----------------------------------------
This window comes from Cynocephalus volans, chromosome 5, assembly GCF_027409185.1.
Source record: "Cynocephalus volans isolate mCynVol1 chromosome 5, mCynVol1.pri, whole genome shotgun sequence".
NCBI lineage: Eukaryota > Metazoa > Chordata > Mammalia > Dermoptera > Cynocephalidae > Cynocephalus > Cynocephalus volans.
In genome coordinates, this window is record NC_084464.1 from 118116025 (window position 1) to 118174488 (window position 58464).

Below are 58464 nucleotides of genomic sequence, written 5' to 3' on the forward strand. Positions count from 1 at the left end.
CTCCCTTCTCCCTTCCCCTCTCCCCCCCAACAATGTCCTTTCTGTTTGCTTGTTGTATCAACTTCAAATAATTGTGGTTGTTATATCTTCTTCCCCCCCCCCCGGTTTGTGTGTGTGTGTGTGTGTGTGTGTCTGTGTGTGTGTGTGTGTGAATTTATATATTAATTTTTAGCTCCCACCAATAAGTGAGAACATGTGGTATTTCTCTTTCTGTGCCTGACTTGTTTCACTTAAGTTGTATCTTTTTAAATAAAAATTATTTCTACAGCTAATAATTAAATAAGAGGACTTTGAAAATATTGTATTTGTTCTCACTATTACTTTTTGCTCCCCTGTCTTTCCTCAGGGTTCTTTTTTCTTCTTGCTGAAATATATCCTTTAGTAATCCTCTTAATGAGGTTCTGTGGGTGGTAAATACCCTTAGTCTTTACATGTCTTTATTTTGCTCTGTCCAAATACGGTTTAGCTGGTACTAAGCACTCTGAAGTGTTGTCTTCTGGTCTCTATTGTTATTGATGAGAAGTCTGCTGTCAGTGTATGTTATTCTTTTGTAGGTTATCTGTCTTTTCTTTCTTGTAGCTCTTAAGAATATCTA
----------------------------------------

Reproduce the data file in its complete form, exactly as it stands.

This window comes from Cynocephalus volans, chromosome 5, assembly GCF_027409185.1.
Source record: "Cynocephalus volans isolate mCynVol1 chromosome 5, mCynVol1.pri, whole genome shotgun sequence".
NCBI lineage: Eukaryota > Metazoa > Chordata > Mammalia > Dermoptera > Cynocephalidae > Cynocephalus > Cynocephalus volans.
In genome coordinates, this window is record NC_084464.1 from 118116025 (window position 1) to 118174488 (window position 58464).

Below are 58464 nucleotides of genomic sequence, written 5' to 3' on the forward strand. Positions count from 1 at the left end.
CTCCCTTCTCCCTTCCCCTCTCCCCCCCAACAATGTCCTTTCTGTTTGCTTGTTGTATCAACTTCAAATAATTGTGGTTGTTATATCTTCTTCCCCCCCCCCCGGTTTGTGTGTGTGTGTGTGTGTGTGTGTCTGTGTGTGTGTGTGTGTGAATTTATATATTAATTTTTAGCTCCCACCAATAAGTGAGAACATGTGGTATTTCTCTTTCTGTGCCTGACTTGTTTCACTTAAGTTGTATCTTTTTAAATAAAAATTATTTCTACAGCTAATAATTAAATAAGAGGACTTTGAAAATATTGTATTTGTTCTCACTATTACTTTTTGCTCCCCTGTCTTTCCTCAGGGTTCTTTTTTCTTCTTGCTGAAATATATCCTTTAGTAATCCTCTTAATGAGGTTCTGTGGGTGGTAAATACCCTTAGTCTTTACATGTCTTTATTTTGCTCTGTCCAAATACGGTTTAGCTGGTACTAAGCACTCTGAAGTGTTGTCTTCTGGTCTCTATTGTTATTGATGAGAAGTCTGCTGTCAGTGTATGTTATTCTTTTGTAGGTTATCTGTCTTTTCTTTCTTGTAGCTCTTAAGAATATCTA